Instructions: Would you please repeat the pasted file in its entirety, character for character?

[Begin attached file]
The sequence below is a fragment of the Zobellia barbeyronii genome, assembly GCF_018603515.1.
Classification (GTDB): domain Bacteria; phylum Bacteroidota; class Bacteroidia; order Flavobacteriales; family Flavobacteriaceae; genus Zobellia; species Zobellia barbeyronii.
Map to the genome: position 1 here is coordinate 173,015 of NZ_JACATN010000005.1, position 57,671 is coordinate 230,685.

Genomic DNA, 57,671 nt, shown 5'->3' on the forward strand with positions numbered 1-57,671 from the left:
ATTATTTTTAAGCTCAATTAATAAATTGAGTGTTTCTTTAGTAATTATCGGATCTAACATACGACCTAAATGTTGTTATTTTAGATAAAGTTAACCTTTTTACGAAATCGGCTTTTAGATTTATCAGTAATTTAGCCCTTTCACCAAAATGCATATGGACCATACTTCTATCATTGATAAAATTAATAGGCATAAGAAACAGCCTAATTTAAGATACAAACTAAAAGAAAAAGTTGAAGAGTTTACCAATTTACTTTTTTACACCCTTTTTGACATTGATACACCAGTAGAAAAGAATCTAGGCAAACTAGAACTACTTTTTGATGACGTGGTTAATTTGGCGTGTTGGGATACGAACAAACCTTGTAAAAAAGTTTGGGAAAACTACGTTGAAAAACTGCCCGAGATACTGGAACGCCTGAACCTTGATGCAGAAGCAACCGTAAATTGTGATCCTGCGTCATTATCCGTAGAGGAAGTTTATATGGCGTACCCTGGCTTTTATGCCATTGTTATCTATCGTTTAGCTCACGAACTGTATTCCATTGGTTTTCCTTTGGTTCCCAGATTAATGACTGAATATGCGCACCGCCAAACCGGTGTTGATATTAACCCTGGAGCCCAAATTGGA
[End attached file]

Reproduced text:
The sequence below is a fragment of the Zobellia barbeyronii genome, assembly GCF_018603515.1.
Classification (GTDB): domain Bacteria; phylum Bacteroidota; class Bacteroidia; order Flavobacteriales; family Flavobacteriaceae; genus Zobellia; species Zobellia barbeyronii.
Map to the genome: position 1 here is coordinate 173,015 of NZ_JACATN010000005.1, position 57,671 is coordinate 230,685.

Genomic DNA, 57,671 nt, shown 5'->3' on the forward strand with positions numbered 1-57,671 from the left:
ATTATTTTTAAGCTCAATTAATAAATTGAGTGTTTCTTTAGTAATTATCGGATCTAACATACGACCTAAATGTTGTTATTTTAGATAAAGTTAACCTTTTTACGAAATCGGCTTTTAGATTTATCAGTAATTTAGCCCTTTCACCAAAATGCATATGGACCATACTTCTATCATTGATAAAATTAATAGGCATAAGAAACAGCCTAATTTAAGATACAAACTAAAAGAAAAAGTTGAAGAGTTTACCAATTTACTTTTTTACACCCTTTTTGACATTGATACACCAGTAGAAAAGAATCTAGGCAAACTAGAACTACTTTTTGATGACGTGGTTAATTTGGCGTGTTGGGATACGAACAAACCTTGTAAAAAAGTTTGGGAAAACTACGTTGAAAAACTGCCCGAGATACTGGAACGCCTGAACCTTGATGCAGAAGCAACCGTAAATTGTGATCCTGCGTCATTATCCGTAGAGGAAGTTTATATGGCGTACCCTGGCTTTTATGCCATTGTTATCTATCGTTTAGCTCACGAACTGTATTCCATTGGTTTTCCTTTGGTTCCCAGATTAATGACTGAATATGCGCACCGCCAAACCGGTGTTGATATTAACCCTGGAGCCCAAATTGGA